More seriously, John Wyndham plays on UFO fears to set the scene for his ‘The Kraken Wakes’ (1953). Henry Kuttner uses a flying saucer as a device for a moral parable in “Or Else” (1953), as does Theodore Sturgeon in “A Saucer of Loneliness” (1953). Robert A Heinlein exploits saucer fears – as he exploits communist-conspiracy fears, in his invasion novel ‘The Puppet Master’ (1951). Gore Vidal’s ‘Messiah’ (1954) opens with an analysis of UFO’s as portents, which in some ways anticipates the theories of the psychologist Carl Gustaf Jung in his ‘Flying Saucers: A Modern Myth Of Things Seen In The Skies’ (1958, translated 1959). 

Other fictional routes have been provided by the saucer enthusiasts themselves, who became the subject of JG Ballard’s “The Encounter” (1963, in ‘The Venus Hunters’) which leans heavily on Jung, and Fritz Leiber’s ‘The Wandered’ (1964) which deals in part with the reactions of various UFO-logists to an actual celestial visitor. ‘Seed Of The Gods’ (1974) by Zack Hughes is a satire on the lunatic saucer theories of Erich Von Daniken, as expressed in his mass-popular ‘Chariot Of The Gods?’ (1968, translated 1969). A good non-fiction book on UFO’s is ‘The UFO Experience: A Scientific Enquiry’ by J Allen Hynek (1972).

‘CTA-102, we’re over here receiving you 
signals tell us that you’re there 
we can hear you loud and clear…’ 
(“CTA-102” by The Byrds) 

Dave Davies, of the Kinks has a fascination with UFO’s. ‘We need to get into this world of the unknown’ he tells me. ‘I did an interview the other week, and we were talking about UFO’s, I was talking about aliens and messages from outer space. This – that, and the other. And the guy thought I was crazy. Yet he probably goes home and watches the ‘X-Files’ on television. So that’s alright, OK? Because we’re detached from that. But the thought of us being attached to it, that’s a very different psychological process. I think that’s really strange.’ 

Steven Spielberg’s ‘Close Encounters Of The Third Kind’ propelled the quasi-religious perception of UFO-logy into the pop mainstream, just as Roland Emmerich’s ‘Independence Day’ (1996) and ‘Mars Attacks!’ (1996) deliberately reverts to 1950s-style Flying Saucer terror. ‘Little green strangers in saucer-shaped lights.’ Aliens with eyes like ‘aviator shades’ that go around the side of their heads.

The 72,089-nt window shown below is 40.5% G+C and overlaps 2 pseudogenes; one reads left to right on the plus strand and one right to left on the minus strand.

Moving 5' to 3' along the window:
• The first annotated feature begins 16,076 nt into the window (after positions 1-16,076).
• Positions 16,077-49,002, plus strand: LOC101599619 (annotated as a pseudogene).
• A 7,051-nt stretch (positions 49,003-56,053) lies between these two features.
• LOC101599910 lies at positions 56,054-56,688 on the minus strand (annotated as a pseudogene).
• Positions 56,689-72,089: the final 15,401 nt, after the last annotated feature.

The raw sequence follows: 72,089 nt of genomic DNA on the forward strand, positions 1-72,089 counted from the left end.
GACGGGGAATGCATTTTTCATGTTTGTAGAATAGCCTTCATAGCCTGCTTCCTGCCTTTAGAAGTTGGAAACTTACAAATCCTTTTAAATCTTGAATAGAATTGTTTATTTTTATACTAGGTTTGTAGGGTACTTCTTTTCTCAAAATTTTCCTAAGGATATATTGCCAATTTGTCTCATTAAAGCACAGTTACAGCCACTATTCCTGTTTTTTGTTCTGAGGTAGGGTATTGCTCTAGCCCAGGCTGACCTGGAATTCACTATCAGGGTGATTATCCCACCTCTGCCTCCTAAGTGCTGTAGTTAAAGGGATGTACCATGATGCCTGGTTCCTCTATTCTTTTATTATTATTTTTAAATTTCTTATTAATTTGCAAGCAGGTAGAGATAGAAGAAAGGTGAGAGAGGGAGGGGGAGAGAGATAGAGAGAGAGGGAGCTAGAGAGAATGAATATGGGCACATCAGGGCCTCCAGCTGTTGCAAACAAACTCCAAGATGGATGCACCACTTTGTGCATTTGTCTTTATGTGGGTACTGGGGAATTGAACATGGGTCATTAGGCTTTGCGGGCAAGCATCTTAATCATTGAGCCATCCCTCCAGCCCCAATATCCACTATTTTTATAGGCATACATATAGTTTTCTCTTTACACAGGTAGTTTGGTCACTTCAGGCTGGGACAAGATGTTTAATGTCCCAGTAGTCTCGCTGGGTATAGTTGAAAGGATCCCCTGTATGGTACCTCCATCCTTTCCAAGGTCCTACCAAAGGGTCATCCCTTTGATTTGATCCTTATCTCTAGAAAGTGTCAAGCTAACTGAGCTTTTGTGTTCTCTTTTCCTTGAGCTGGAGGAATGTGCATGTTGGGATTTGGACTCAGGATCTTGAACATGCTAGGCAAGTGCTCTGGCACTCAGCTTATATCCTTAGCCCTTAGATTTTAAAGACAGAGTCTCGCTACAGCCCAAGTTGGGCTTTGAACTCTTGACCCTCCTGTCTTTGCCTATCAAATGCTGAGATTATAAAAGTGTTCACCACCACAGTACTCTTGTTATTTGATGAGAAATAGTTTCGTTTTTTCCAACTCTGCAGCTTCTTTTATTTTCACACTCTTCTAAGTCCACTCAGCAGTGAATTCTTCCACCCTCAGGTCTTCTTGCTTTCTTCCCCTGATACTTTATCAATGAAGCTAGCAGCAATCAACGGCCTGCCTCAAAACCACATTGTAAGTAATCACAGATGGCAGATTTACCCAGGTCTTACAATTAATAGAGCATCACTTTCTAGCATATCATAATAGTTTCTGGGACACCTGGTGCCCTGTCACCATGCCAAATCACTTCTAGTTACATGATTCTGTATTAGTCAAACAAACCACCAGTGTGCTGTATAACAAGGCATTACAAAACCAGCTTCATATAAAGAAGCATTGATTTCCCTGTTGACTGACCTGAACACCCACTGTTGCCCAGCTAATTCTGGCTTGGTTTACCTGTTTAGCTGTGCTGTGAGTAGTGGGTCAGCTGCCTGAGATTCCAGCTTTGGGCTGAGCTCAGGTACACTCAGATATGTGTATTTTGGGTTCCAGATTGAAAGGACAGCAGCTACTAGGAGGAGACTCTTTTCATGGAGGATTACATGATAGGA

In March 2007 France became the first country to fully open its UFO files to the public when a team of space agency researchers from its national space agency launched a dedicated website documenting five decades of sightings, some ten-thousand documents including photographs, police reports and witness videos. Although other countries also collect UFO data, they continue to be less admirably open, in the UK files can only be requested via the Freedom of Information Act on a case-by-case basis. Now the French ‘Office Of Unidentified Aerospace Phenomena’ offer explanations for some of the sightings – for example when a thousand people reported seeing flashing lights in the night sky one November seventeen years earlier. They were able to prove it had been rocket fragments during re-entry. But it concedes that only about 9% of French UFO cases can be explained. And of the 1,600 cases registered since 1954, nearly a quarter are subject to the Category D classification – meaning that in spite of reliable data and witnesses, the sightings remain inexplicable. The online archive is intended to be open to on-going up-dates…

‘Space is big. Really big. You just won’t believe how vastly hugely 
mindbogglingly big it is. I mean, you may think it’s a long way